Mayor's Column – 16 June 2022

Published on 16 June 2022

Cr Ross Ebbels headshot

Hello to all residents, ratepayers and visitors to the Borough of Queenscliffe. While the days are getting shorter and the weather is getting colder, there’s still plenty happening across town. In this edition, you’ll learn more about where the Queenscliffe Hub is at in its construction, Council’s annual tree planting program, and a special food bank appeal for Refugee Week.


Hub progressing ever closer to completion
The Hesse St streetscape is continuing to evolve before our eyes with the Queenscliffe Hub progressing ever closer to completion. The glazing for the breezeway – with its stunning floor-to-ceiling windows – has just been installed, which means the building can now be locked up. As anyone who’s built a house before knows, that means we’re definitely in the home stretch! Internal installations such as lighting and joinery are continuing, and works have also been completed on the rear car park accessible via Hobson St.

The construction team is now about to turn their attention to landscaping, including the restoration of various existing elements in Field Park. So long as the bad weather stays away, we should expect to see this really take shape over the next couple of weeks. Other external features such as the rendering of the front façade and the installation of signage are also on the agenda for this month, bringing the building to life even further.

The Queenscliffe Historical Museum (future tenants of the Hub) have been doing a wonderful job in documenting the entire construction process from start to finish. Their video series is well worth a watch and offers you a chance to ‘step inside’ the building from the comfort of your own home. There are at least a dozen videos to watch on the Hub’s journey, which you’ll find by visiting and following the links to the QHM YouTube page.


Hundreds of new trees to be planted
Council contractors have been out and about across the Borough, planting hundreds of street trees as part of our annual tree planting program. The team is planting 100 brand new street trees throughout Queenscliff and Point Lonsdale, and a further 200 trees to replace those damaged in last year’s storms. Best of all, the trees are all natives.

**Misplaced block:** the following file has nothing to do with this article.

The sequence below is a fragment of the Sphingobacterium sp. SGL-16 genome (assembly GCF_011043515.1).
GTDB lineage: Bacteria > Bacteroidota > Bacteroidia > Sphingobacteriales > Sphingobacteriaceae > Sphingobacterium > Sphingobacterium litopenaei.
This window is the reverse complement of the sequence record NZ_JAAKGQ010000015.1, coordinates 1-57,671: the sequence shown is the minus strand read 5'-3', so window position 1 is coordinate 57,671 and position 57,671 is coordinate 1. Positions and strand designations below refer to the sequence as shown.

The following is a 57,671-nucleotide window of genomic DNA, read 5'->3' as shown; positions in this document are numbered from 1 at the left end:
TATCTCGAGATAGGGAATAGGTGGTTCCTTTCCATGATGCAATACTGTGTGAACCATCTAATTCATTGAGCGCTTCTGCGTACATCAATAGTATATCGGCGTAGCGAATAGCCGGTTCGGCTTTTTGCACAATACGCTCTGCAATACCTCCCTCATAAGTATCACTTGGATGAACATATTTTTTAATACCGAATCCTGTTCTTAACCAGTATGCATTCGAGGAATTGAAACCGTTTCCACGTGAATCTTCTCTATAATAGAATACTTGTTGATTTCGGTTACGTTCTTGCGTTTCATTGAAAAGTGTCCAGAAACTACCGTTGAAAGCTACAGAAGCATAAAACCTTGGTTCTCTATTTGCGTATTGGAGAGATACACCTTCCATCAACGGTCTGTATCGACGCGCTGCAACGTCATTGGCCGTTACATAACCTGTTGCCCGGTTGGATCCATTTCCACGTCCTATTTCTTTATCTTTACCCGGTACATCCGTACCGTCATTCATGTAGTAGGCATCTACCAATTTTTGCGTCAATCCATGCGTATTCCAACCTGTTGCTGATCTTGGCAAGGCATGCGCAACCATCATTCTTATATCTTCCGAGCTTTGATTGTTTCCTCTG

You can request a tree to be planted on the nature strip outside your house, or request permission to plant your own plants outside your house, by visiting But a reminder – our street tree planting program is often planned and funded several months in advance and occurs during the cooler months of the year, so successful applications for street trees may therefore take up to 12 months to be actioned as Council works through funding, planting and seasonal processes.


Donate to the Asylum Seeker Food Bank for Refugee Week
Next week (19–25 June) is Refugee Week, and Council is supporting the work of Queenscliff Rural Australians for Refugees by promoting their Food Bank Appeal for the month of June. The Asylum Seeker Food Bank, located at The Welcome Place in Geelong, supports people seeking asylum and refugees to access food and essential items. Donating to this food bank is one of the most immediate and tangible ways to help people seeking asylum, most of whom have no income and no work.

You can drop off appropriate items such as rice, packaged dried fruit, toiletries and more at five locations across the Borough throughout June, including Council offices, both Point Lonsdale & Queenscliff IGAs, Queenscliff Uniting Church, and Queenscliffe Neighbourhood House. A full list of suggested donation items is available on Council’s Facebook page.


Electric line clearance works begin
Each year, Council is required to conduct tree trimming works around overhead power lines as part of the Electricity Safety Regulations. Pruning street trees allows for the continuation of power supply while keeping them healthy and aesthetically pleasing.

These cuts started on Tuesday and should take around a fortnight to complete, depending on the weather. If crews are working in your area, we ask you to make their job a little easier by moving your parked car away from their work zone. Work is undertaken during daylight hours on weekdays.

While Council is responsible for making sure that street trees and trees in township areas don’t come too close to power lines, the responsibility for private trees and non-township areas falls to Powercor. So if you see a tree on private property encroaching on a power line, give Powercor a call on 13 24 12.


As always, if you have anything you’d like to discuss with me about the Borough, drop me a line via the contact details on Council’s website.

Kind regards,

Cr Ross Ebbels
Mayor, Borough of Queenscliffe

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